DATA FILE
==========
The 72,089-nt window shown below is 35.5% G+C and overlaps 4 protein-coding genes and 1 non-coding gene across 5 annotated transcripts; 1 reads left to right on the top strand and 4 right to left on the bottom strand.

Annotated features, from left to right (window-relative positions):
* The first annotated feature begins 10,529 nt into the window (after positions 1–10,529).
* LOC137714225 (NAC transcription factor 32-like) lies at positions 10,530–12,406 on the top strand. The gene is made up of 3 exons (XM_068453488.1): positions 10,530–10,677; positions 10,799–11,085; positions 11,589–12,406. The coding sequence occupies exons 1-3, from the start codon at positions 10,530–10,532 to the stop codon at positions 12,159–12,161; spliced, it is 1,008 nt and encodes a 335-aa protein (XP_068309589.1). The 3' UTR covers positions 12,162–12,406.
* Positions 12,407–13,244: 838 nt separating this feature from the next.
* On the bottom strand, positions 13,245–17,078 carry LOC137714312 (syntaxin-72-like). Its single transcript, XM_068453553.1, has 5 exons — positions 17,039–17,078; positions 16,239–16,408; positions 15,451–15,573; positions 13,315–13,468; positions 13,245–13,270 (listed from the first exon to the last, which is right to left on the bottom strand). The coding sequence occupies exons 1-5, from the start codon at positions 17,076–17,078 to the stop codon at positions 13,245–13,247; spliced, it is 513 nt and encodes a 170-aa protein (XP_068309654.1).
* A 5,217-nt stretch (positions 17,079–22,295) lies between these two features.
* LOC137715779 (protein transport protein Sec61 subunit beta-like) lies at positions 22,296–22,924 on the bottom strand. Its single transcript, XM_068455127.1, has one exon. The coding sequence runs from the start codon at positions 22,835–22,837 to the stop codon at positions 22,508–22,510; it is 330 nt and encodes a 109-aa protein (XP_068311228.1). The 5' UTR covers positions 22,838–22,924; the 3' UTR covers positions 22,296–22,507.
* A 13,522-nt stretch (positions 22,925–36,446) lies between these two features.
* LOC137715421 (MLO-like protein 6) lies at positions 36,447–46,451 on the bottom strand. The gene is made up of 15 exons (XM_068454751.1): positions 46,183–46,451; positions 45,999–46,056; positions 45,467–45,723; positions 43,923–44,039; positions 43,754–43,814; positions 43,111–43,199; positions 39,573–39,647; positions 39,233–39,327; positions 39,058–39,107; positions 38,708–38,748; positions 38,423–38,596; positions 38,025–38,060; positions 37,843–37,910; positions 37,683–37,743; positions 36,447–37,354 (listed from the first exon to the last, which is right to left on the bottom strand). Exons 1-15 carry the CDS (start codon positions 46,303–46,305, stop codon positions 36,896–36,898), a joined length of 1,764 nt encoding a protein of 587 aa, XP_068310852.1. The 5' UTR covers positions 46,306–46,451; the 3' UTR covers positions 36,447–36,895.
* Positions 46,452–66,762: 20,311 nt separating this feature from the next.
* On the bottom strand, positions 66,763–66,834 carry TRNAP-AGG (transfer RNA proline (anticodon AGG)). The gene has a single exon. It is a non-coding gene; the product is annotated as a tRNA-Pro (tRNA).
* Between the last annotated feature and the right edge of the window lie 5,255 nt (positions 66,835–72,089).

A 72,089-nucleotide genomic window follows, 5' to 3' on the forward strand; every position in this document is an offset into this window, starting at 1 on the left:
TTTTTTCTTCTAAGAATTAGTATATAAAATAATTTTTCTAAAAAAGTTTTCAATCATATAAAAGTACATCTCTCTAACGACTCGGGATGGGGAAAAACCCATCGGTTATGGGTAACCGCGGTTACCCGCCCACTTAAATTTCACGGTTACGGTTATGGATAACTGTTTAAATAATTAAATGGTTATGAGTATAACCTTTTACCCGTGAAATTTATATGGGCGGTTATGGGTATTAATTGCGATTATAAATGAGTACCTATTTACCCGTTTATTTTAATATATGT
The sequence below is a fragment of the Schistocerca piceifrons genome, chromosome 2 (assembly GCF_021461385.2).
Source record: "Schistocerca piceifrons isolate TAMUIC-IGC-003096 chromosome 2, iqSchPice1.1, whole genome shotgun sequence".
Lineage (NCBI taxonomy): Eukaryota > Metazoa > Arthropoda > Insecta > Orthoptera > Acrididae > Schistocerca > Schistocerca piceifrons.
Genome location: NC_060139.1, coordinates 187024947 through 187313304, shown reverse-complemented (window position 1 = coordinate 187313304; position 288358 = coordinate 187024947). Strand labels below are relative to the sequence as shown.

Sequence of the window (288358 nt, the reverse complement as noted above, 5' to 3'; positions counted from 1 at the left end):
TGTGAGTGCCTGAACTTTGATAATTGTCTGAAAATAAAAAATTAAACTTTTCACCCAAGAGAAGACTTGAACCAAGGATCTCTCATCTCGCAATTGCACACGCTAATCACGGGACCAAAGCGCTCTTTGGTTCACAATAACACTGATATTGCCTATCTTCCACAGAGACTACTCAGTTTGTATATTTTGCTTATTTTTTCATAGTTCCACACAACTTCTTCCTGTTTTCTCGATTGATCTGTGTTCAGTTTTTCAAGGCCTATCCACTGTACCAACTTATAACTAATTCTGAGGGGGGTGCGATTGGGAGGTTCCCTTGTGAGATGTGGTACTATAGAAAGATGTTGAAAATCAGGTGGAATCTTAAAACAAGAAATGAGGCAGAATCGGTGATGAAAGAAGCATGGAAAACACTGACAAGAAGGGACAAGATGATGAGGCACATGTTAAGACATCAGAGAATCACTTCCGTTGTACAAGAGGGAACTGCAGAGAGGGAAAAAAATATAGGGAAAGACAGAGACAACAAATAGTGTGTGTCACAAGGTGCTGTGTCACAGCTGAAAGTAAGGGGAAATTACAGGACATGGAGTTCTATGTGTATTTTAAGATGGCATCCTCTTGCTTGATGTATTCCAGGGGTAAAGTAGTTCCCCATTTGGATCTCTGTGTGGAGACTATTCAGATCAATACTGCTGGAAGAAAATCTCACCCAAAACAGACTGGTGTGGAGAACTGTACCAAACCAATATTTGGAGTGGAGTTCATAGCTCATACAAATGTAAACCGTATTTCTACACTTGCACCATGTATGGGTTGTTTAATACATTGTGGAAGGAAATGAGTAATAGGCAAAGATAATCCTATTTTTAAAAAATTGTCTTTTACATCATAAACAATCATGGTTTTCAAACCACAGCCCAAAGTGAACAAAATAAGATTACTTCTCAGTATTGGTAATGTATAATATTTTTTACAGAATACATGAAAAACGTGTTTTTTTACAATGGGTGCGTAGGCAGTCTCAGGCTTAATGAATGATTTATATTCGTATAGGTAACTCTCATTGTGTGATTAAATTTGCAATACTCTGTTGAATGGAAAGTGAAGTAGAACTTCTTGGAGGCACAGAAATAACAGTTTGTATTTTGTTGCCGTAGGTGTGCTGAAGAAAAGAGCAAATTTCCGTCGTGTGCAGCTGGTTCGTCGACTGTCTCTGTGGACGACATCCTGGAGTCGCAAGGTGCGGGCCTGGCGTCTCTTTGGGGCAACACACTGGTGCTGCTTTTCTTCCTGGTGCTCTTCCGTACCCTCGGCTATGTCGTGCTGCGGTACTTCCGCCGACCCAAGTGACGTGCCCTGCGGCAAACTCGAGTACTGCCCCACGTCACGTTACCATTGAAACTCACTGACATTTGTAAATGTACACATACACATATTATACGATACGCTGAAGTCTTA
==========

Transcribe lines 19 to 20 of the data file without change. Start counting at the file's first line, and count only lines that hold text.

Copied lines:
Genome location: NC_060139.1, coordinates 187024947 through 187313304, shown reverse-complemented (window position 1 = coordinate 187313304; position 288358 = coordinate 187024947). Strand labels below are relative to the sequence as shown.

Sequence of the window (288358 nt, the reverse complement as noted above, 5' to 3'; positions counted from 1 at the left end):